Full disclosure: I used to work for a now-defunct startup which, in addition to doing cell phone check-in for airlines, did a bunch of airport parking, check-in, and security stuff.
So maybe it's just sour grapes as Clear moves into the SF Bay area. But this experience is also the reason I think Verified Identity Pass is misleading people with the barrage of advertising it has unleashed about it's Clear program.
In exchange for an in-depth background check, your biometric data, and a chunk of cash, you are promised a better, faster security lane experience at the airport. But here's what they're not telling you: the actual security protocol isn't any different for the Clear member than for anyone else. Don't believe me? Take a look at the TSA's Registered Traveler (RT) program page. Clear is a vendor implementation of RT.
TSA describes the "benefits" of RT as
- "modified airport configuration to minimize ... wait times"
- "enhanced customer service"
- "discounts for services or concessions"
Nowhere in this list is being able to leave your shoes or coat on, keep your fluid container, or leave your laptop in its bag. At the time Skip evaluated RT participation, there was discussion at TSA surrounding waiving the "Additional Screening" described on this page for all RT members. Apparently, TSA decided against that change for now, and instead elected no changes to the security protocol at all for RT.
So Clear is just selling you a customer service promise. A promise that they will keep leasing and staffing more and more security lanes. Because as more people sign up for the program, the initially empty "Lexus lanes" will fill up. And the friendly banter may become as indifferent or hostile as that of the cellphone customer service rep who knows your only other choice is to unsubscribe, and who isn't paid to care whether you do.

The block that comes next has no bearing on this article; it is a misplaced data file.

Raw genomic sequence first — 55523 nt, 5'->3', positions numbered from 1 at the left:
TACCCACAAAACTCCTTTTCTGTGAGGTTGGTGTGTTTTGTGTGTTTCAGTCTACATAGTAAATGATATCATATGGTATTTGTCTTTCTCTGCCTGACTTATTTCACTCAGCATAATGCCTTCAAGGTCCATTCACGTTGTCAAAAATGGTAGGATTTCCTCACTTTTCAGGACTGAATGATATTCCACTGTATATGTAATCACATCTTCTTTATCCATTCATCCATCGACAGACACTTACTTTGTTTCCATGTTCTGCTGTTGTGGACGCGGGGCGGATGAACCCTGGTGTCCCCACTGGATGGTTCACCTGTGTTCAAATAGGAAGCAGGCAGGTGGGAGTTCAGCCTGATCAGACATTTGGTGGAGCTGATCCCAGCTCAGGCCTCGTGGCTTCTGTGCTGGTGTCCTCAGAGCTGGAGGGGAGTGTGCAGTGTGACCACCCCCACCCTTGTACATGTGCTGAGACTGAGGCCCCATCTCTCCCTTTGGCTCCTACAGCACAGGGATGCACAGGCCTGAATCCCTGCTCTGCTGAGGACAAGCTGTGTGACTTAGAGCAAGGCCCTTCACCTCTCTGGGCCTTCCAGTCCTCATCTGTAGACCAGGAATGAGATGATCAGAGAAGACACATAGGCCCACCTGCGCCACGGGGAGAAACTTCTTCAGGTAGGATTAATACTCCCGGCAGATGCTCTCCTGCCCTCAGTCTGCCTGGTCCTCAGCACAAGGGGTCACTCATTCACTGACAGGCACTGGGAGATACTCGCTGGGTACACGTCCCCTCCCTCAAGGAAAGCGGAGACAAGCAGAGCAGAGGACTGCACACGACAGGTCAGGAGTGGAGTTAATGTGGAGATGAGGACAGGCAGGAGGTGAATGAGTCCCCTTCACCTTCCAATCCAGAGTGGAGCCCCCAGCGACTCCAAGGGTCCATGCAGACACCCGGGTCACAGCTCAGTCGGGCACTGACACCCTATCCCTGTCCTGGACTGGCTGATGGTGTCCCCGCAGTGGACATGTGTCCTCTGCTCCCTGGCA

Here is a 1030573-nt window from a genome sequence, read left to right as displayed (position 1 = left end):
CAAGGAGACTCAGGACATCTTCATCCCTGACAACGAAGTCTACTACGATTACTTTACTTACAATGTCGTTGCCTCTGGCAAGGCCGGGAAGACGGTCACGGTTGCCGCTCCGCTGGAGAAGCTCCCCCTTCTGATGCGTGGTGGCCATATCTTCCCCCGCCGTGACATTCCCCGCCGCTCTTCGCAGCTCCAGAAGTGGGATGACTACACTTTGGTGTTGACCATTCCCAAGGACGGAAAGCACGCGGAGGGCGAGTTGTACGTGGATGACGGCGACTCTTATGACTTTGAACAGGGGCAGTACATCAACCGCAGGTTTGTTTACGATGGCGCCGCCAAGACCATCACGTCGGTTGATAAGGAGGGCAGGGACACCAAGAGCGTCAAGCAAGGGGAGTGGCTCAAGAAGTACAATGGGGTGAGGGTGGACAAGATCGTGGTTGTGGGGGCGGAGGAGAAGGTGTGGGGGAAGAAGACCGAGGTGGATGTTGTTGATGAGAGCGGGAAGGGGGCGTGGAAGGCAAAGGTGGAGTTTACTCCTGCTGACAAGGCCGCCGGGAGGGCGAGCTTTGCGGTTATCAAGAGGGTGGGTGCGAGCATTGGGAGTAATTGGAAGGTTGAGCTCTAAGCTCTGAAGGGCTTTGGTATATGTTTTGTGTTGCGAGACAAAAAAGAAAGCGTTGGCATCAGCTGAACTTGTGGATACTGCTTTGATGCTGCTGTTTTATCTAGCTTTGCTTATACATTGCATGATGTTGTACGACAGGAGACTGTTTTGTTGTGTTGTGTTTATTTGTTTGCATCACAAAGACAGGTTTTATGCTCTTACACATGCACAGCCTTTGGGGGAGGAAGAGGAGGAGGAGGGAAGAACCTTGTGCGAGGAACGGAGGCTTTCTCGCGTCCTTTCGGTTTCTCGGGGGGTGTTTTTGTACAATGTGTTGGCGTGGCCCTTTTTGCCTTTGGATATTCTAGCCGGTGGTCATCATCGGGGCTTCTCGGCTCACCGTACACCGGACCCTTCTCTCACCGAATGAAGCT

Now, if someone wants to pay $99 just for a plausible chance of being able to move quicker through security (heck, SFO's average wait is under 7 minutes anyway), what's the harm?
The problem is fourfold:
- This scheme, which utterly lacks any innovation, makes it less likely that airports, airlines, and TSA will implement truly innovative solutions.
- Personal data privacy breaches by companies and government entities tell me I should worry about my background check and/or biometric data being lost or stolen. These promises are meant to make me feel good; they don't protect my data.
- If there is a for-pay security alternative, and airlines feel that their top flyers can/do pay it, they are likely to spend less on regular security lanes (yes, the airlines, not the government, sponsor the security lanes). Don't want to pay your kickback to the Clear folks? Stand in line an hour. Miss your flight? You're a cheapskate, stop whining.
- Yet another step enlarging the security-industrial complex, where we all pay, not to be secure, but to secure the financial success of a handful of well-connected companies.
Not surprisingly, local TV, newspaper, and radio all picked up Clear's story, and played it like a commercial for the future of air travel. Let's hope it's not.